This week I will be presenting on scalable, automated baremetal malware analysis at Black Hat Europe. My presentation will coincide with the release of NVMTrace, a tool that facilitates automated baremetal sample processing using inexpensive hardware and freely available technologies. More information is available at the following link:
If you are attending Black Hat Europe and malware analysis is a topic of interest to you, please attend my talk. If you are interested but will not be in attendance, please let me know and I will make my whitepaper and slide set available to you.
Following a friendly heads up from someone yesterday morning, I re-loaded the
following Kraken samples into my honeypot:
and began monitoring them. Each sample proceeded to update itself;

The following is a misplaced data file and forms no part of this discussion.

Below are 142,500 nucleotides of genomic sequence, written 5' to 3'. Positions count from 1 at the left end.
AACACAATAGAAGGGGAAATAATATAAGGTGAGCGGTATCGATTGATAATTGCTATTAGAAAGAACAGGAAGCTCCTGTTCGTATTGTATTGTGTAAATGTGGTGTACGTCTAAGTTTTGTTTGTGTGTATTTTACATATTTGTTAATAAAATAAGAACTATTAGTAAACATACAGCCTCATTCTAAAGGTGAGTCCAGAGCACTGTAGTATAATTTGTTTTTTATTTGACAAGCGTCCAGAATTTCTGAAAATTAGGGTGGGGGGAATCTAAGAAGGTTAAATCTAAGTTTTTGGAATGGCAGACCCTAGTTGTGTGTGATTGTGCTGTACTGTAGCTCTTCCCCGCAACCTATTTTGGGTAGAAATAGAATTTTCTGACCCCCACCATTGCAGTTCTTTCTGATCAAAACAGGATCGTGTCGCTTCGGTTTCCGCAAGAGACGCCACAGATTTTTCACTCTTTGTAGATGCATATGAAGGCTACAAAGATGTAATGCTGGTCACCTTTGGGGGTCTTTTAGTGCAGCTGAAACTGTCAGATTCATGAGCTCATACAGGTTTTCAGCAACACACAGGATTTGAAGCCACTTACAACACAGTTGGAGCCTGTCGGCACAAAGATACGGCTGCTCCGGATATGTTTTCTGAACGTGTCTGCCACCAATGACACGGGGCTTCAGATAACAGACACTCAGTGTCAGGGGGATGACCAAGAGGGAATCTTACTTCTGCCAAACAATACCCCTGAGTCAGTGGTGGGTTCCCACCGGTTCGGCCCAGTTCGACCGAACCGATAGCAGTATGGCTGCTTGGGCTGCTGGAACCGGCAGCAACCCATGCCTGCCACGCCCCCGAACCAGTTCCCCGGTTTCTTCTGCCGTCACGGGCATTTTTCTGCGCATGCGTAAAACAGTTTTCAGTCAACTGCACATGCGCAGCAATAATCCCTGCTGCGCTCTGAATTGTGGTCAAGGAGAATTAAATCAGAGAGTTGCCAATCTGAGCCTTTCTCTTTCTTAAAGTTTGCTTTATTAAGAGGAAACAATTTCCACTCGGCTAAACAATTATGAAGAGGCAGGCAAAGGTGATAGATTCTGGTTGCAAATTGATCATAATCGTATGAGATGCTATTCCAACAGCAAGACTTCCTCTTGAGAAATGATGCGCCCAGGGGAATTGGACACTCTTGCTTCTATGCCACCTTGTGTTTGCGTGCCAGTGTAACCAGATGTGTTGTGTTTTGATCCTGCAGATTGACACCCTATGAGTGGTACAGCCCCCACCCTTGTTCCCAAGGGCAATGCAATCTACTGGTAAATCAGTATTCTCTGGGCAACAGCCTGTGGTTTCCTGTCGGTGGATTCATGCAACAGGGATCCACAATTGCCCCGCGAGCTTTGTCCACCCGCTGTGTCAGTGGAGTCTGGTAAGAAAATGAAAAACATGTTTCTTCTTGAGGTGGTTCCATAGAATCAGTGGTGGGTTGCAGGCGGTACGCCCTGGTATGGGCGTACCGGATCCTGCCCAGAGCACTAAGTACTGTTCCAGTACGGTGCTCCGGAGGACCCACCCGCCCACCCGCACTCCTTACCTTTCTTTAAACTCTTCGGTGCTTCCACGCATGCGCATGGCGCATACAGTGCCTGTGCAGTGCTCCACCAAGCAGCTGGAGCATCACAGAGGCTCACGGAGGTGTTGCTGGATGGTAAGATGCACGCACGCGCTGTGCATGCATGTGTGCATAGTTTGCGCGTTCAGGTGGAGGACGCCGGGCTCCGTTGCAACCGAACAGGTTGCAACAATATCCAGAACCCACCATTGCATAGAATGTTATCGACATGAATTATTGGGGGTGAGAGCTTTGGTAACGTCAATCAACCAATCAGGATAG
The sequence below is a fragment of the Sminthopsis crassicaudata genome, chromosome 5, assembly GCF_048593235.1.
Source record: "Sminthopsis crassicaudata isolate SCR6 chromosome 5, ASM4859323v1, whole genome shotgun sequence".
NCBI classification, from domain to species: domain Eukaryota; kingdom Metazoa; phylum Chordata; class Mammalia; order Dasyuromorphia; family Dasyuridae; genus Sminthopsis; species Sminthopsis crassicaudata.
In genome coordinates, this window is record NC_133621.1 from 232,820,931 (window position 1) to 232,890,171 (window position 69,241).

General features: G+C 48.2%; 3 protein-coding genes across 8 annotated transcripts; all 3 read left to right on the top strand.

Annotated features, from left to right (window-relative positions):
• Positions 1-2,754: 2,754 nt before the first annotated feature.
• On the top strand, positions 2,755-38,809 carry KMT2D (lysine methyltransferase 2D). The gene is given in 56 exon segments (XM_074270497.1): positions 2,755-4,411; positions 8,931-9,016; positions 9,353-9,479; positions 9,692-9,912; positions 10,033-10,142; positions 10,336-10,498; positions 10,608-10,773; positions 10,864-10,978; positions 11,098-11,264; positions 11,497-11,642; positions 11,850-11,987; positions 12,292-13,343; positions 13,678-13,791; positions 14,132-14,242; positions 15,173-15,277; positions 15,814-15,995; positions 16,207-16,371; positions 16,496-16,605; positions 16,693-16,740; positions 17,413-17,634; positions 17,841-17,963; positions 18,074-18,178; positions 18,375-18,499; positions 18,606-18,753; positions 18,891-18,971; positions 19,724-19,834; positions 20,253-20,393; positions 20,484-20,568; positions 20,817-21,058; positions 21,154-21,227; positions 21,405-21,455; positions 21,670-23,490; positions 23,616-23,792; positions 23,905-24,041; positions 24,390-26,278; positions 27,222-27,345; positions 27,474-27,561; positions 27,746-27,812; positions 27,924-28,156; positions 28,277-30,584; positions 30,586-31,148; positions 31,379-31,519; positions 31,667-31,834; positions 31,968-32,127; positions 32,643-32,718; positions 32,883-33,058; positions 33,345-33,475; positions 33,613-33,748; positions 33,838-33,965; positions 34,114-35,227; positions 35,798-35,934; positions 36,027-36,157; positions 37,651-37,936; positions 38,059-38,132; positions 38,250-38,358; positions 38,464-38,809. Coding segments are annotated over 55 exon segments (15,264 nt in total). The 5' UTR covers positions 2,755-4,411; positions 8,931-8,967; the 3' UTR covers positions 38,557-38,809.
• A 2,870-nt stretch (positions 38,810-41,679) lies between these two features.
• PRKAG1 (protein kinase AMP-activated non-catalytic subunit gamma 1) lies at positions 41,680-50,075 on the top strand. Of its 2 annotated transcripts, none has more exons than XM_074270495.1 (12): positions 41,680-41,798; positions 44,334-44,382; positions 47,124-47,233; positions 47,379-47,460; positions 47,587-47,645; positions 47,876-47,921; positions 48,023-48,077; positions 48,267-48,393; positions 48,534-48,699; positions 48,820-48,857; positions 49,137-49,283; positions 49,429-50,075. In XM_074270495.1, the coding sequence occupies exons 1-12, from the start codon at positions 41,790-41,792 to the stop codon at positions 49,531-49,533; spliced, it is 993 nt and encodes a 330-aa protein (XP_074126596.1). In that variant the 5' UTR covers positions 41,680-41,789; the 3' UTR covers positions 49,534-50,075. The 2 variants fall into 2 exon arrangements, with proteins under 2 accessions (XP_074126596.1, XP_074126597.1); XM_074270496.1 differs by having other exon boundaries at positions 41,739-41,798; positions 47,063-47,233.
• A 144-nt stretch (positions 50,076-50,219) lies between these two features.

the updated binary is around 160KB, given a random name and
placed in the system32 directory, and no longer has an imagefile icon.
The names/MD5 values of samples I got are:
As someone mentioned, it does indeed appear that Kraken/Bobax has changed
(perhaps reverted?) its C&C to HTTP. The honeypot session for
1d51463150db06bc098fef335bc64971 goes something like the following:
UTC 15:30 - Honeypot infected with 1d51463150db06bc098fef335bc64971.
UTC 15:45 - niksojrjbg.exe appears in system32 directory.
UTC 15:50 - Last TCP/UDP 447 packets (host 18.104.22.168) observed.
UTC 16:00 - Spam run commences.
UTC 16:10 - First observed HTTP communication with C&C.
The samples do not appear to be using DNS to obtain IPs of the C&C
servers. The C&C IPs I've been able to identify from the samples are
22.214.171.124, 126.96.36.199, and 188.8.131.52. Communication is
performed by the victim making an HTTP POST (poststring attached);
receipt of binary data with a bogus MIME type follows: